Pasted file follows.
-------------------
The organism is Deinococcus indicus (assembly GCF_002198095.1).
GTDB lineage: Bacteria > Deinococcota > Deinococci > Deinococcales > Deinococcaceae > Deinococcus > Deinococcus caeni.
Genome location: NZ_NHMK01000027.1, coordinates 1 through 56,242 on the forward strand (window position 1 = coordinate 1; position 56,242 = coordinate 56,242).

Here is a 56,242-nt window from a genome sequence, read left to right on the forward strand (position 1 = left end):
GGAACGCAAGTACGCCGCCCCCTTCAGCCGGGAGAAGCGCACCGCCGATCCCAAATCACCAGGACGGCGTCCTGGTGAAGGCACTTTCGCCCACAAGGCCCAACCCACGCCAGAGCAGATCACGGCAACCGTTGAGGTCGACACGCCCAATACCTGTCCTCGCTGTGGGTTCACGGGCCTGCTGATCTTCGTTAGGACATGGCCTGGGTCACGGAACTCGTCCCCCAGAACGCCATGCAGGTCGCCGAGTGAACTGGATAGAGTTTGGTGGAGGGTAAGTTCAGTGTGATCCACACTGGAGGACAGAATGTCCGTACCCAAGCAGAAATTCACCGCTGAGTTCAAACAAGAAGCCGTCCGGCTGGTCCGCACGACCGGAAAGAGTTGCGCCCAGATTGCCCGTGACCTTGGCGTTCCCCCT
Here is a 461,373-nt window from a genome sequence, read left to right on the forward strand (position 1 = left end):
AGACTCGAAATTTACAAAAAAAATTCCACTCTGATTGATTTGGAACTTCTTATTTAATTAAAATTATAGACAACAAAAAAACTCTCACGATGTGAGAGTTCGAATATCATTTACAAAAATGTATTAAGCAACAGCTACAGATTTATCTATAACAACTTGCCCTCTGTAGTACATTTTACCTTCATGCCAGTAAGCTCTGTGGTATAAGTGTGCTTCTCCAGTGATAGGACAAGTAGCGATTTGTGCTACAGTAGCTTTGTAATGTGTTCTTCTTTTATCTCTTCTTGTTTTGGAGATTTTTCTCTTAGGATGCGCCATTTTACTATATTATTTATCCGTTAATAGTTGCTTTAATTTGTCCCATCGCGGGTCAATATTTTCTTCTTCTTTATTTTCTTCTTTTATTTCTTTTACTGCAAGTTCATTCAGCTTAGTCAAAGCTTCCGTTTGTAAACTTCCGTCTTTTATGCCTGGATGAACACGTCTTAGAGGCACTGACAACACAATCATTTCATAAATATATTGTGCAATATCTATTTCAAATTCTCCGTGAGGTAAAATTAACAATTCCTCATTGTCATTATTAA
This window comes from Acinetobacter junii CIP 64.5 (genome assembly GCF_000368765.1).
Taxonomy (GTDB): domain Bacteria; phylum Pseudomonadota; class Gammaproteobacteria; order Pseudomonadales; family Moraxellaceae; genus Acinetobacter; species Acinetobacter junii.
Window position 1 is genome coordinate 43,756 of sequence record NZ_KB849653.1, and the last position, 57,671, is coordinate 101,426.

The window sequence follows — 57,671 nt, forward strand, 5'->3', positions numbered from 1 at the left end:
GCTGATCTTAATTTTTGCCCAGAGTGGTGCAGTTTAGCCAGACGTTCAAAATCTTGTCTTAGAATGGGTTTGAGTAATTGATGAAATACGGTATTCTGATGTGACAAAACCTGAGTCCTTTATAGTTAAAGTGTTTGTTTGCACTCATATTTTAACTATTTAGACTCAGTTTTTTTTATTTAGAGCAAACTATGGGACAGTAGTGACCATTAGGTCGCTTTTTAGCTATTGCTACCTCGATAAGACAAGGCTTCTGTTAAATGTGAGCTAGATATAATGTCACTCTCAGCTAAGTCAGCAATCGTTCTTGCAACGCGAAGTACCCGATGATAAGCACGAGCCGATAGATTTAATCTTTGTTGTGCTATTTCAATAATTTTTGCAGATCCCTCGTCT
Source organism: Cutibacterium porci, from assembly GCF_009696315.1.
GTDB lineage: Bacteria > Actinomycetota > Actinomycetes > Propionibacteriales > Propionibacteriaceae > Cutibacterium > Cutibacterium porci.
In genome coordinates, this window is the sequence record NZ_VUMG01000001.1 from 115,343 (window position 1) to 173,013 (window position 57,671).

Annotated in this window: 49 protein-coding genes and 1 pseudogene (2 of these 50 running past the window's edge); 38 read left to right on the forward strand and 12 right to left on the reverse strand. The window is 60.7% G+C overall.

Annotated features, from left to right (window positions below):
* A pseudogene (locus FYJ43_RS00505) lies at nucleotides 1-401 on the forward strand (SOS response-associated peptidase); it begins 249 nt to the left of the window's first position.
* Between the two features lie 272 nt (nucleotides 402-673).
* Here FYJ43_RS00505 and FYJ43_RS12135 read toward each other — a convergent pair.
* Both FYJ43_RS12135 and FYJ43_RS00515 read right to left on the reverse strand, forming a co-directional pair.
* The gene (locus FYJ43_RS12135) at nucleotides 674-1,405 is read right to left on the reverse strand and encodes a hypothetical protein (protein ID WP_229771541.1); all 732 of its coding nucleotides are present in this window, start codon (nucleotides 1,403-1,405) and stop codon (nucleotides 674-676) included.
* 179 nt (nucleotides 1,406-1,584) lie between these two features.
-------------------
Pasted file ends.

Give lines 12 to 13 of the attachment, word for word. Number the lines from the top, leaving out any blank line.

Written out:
GCTGATCTTAATTTTTGCCCAGAGTGGTGCAGTTTAGCCAGACGTTCAAAATCTTGTCTTAGAATGGGTTTGAGTAATTGATGAAATACGGTATTCTGATGTGACAAAACCTGAGTCCTTTATAGTTAAAGTGTTTGTTTGCACTCATATTTTAACTATTTAGACTCAGTTTTTTTTATTTAGAGCAAACTATGGGACAGTAGTGACCATTAGGTCGCTTTTTAGCTATTGCTACCTCGATAAGACAAGGCTTCTGTTAAATGTGAGCTAGATATAATGTCACTCTCAGCTAAGTCAGCAATCGTTCTTGCAACGCGAAGTACCCGATGATAAGCACGAGCCGATAGATTTAATCTTTGTTGTGCTATTTCAATAATTTTTGCAGATCCCTCGTCT
Source organism: Cutibacterium porci, from assembly GCF_009696315.1.